I’m wondering as you do your strategic planning for 2018 and beyond what data you’re using to drive your mapmaking.
Figuratively speaking, is your data producing a map like the 1701 version of North America made by Dutch cartographer Hermon Moll? Moll’s showed California as an island off the west coast.
Moll based this map on reports from Spanish explorers, who traveled on the western side of North America from Puget Sound to the Baja Peninsula. On earlier maps North America was one great landmass. But after visiting Puget Sound, explorers envisioned California as an island.
Using the 1701 map, missionaries landed near today’s Monterrey, California to bring the word of God to the American Indians. They disassembled their boats, packed them on mules, hauled them east across central California and over the Sierra Nevada. They expected to find a beach and water on the other side. They found the Nevada desert instead.
The missionaries wrote the Spanish map-makers to tell them the map was wrong. The map-makers protested; Moll’s map was right, they said. The missionaries were in the wrong place. Not until 1721 did Moll concede his error.
Wrong Facts Yield Wrong Map
The point is, if you get your facts wrong, you get your map wrong. If you get your map wrong, you do the wrong things. Once you believe in a map, it’s very, very hard to change. Everyone has deeply ingrained maps, especially successful executives.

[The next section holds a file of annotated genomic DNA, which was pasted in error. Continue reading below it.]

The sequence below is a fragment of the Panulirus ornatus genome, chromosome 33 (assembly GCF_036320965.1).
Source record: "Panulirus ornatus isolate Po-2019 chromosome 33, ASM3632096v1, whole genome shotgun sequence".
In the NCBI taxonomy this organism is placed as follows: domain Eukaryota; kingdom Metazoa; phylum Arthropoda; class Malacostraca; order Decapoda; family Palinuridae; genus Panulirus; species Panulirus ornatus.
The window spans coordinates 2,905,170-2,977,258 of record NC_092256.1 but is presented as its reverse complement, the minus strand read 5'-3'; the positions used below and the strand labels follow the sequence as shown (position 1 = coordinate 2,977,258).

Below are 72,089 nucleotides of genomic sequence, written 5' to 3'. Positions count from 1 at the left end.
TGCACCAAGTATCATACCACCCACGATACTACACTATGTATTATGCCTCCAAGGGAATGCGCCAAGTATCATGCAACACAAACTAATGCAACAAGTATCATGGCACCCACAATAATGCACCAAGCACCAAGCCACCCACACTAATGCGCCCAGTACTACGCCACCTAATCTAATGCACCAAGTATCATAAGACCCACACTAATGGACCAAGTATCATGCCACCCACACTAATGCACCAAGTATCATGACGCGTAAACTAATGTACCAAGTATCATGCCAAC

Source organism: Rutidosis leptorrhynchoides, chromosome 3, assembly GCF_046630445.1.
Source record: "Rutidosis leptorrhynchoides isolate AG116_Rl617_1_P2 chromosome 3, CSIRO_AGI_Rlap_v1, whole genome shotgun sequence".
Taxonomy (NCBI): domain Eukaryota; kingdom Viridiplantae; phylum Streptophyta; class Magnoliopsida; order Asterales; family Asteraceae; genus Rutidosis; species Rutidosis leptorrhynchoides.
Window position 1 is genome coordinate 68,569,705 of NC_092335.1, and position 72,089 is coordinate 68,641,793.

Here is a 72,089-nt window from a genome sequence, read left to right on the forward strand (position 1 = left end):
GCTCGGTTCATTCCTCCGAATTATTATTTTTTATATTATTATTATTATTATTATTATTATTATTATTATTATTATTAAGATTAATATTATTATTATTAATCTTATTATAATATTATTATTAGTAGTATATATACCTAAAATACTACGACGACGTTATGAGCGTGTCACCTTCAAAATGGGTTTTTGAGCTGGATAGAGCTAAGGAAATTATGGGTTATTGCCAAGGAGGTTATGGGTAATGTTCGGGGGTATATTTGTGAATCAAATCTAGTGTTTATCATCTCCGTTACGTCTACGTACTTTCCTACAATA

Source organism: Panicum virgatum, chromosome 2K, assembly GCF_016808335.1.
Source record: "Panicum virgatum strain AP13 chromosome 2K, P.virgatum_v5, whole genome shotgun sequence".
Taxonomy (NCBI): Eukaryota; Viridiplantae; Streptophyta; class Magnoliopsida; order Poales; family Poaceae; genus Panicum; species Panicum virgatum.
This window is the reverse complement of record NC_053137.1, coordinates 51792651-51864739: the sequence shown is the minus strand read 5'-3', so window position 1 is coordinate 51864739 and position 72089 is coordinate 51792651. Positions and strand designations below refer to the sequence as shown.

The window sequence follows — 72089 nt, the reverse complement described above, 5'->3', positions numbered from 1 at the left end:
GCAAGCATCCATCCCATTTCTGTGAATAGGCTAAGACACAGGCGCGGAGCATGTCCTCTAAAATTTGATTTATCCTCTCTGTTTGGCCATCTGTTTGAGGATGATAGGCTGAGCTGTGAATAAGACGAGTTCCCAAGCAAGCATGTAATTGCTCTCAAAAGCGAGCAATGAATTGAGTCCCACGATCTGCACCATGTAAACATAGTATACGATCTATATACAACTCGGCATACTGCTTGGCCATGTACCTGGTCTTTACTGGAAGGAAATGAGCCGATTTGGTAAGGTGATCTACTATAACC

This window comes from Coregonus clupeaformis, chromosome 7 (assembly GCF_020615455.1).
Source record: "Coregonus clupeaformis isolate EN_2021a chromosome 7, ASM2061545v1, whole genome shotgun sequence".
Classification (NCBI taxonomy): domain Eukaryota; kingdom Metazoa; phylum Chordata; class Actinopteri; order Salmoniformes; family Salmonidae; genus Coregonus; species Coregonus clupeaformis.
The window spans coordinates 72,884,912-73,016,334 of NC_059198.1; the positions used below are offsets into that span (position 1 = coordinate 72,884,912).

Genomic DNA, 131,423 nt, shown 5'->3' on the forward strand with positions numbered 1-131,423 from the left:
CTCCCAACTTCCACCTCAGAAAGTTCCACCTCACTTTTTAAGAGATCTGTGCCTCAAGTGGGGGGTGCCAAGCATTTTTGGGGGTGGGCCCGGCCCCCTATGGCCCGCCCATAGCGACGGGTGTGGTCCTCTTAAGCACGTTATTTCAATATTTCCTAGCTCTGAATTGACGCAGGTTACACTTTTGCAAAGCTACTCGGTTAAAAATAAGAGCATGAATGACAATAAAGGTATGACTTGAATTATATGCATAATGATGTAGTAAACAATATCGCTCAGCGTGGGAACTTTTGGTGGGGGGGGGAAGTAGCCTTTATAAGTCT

Scenario planning, say those who invented the process, is about challenging those powerful maps and forcing people to ask themselves difficult and often painful questions about how the future might be different from the present or recent past. My experience is any good strategic planning process should present the same challenge. Without the challenge, there usually are no breakthroughs.
Seeing New Things
Does your year-to-year strategic visioning challenge you to see things you haven’t seen before? It’s my experience gained through dozens of strategic visioning projects over the years that if it doesn’t, you’re asking for trouble as the world changes around you, leaving you and your organization behind.